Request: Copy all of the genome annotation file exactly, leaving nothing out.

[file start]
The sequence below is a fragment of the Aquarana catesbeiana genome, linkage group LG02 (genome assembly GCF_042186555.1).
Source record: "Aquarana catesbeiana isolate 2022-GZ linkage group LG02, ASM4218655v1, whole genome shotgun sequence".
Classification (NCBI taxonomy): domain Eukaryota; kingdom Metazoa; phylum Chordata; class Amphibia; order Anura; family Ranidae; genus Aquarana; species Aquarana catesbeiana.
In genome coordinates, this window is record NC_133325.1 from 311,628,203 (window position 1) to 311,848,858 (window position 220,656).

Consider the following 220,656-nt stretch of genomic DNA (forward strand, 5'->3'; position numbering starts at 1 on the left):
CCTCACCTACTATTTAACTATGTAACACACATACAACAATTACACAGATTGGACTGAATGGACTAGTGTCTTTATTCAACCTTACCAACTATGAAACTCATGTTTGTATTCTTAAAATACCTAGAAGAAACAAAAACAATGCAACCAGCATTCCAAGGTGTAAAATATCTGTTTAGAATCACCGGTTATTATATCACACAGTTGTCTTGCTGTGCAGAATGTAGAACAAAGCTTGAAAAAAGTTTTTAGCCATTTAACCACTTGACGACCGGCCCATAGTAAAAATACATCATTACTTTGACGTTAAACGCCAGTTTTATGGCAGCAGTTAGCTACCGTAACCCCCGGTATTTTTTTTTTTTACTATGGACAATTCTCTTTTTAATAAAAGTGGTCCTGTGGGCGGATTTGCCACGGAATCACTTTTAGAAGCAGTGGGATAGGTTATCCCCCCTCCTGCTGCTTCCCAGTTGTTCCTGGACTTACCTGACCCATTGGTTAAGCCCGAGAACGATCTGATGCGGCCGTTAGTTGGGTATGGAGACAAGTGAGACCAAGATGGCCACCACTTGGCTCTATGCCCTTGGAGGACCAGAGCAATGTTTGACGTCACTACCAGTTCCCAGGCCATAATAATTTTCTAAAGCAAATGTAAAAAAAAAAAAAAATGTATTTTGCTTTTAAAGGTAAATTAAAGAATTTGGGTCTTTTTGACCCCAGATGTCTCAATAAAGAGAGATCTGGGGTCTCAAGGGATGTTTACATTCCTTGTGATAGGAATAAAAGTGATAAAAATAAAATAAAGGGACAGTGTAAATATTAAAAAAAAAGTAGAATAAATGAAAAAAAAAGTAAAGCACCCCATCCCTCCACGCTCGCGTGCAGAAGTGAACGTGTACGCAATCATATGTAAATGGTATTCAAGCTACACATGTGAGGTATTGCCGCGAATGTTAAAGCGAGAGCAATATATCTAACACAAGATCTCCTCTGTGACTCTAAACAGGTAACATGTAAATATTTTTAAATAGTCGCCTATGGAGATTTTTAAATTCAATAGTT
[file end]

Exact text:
The sequence below is a fragment of the Aquarana catesbeiana genome, linkage group LG02 (genome assembly GCF_042186555.1).
Source record: "Aquarana catesbeiana isolate 2022-GZ linkage group LG02, ASM4218655v1, whole genome shotgun sequence".
Classification (NCBI taxonomy): domain Eukaryota; kingdom Metazoa; phylum Chordata; class Amphibia; order Anura; family Ranidae; genus Aquarana; species Aquarana catesbeiana.
In genome coordinates, this window is record NC_133325.1 from 311,628,203 (window position 1) to 311,848,858 (window position 220,656).

Consider the following 220,656-nt stretch of genomic DNA (forward strand, 5'->3'; position numbering starts at 1 on the left):
CCTCACCTACTATTTAACTATGTAACACACATACAACAATTACACAGATTGGACTGAATGGACTAGTGTCTTTATTCAACCTTACCAACTATGAAACTCATGTTTGTATTCTTAAAATACCTAGAAGAAACAAAAACAATGCAACCAGCATTCCAAGGTGTAAAATATCTGTTTAGAATCACCGGTTATTATATCACACAGTTGTCTTGCTGTGCAGAATGTAGAACAAAGCTTGAAAAAAGTTTTTAGCCATTTAACCACTTGACGACCGGCCCATAGTAAAAATACATCATTACTTTGACGTTAAACGCCAGTTTTATGGCAGCAGTTAGCTACCGTAACCCCCGGTATTTTTTTTTTTTACTATGGACAATTCTCTTTTTAATAAAAGTGGTCCTGTGGGCGGATTTGCCACGGAATCACTTTTAGAAGCAGTGGGATAGGTTATCCCCCCTCCTGCTGCTTCCCAGTTGTTCCTGGACTTACCTGACCCATTGGTTAAGCCCGAGAACGATCTGATGCGGCCGTTAGTTGGGTATGGAGACAAGTGAGACCAAGATGGCCACCACTTGGCTCTATGCCCTTGGAGGACCAGAGCAATGTTTGACGTCACTACCAGTTCCCAGGCCATAATAATTTTCTAAAGCAAATGTAAAAAAAAAAAAAAATGTATTTTGCTTTTAAAGGTAAATTAAAGAATTTGGGTCTTTTTGACCCCAGATGTCTCAATAAAGAGAGATCTGGGGTCTCAAGGGATGTTTACATTCCTTGTGATAGGAATAAAAGTGATAAAAATAAAATAAAGGGACAGTGTAAATATTAAAAAAAAAGTAGAATAAATGAAAAAAAAAGTAAAGCACCCCATCCCTCCACGCTCGCGTGCAGAAGTGAACGTGTACGCAATCATATGTAAATGGTATTCAAGCTACACATGTGAGGTATTGCCGCGAATGTTAAAGCGAGAGCAATATATCTAACACAAGATCTCCTCTGTGACTCTAAACAGGTAACATGTAAATATTTTTAAATAGTCGCCTATGGAGATTTTTAAATTCAATAGTT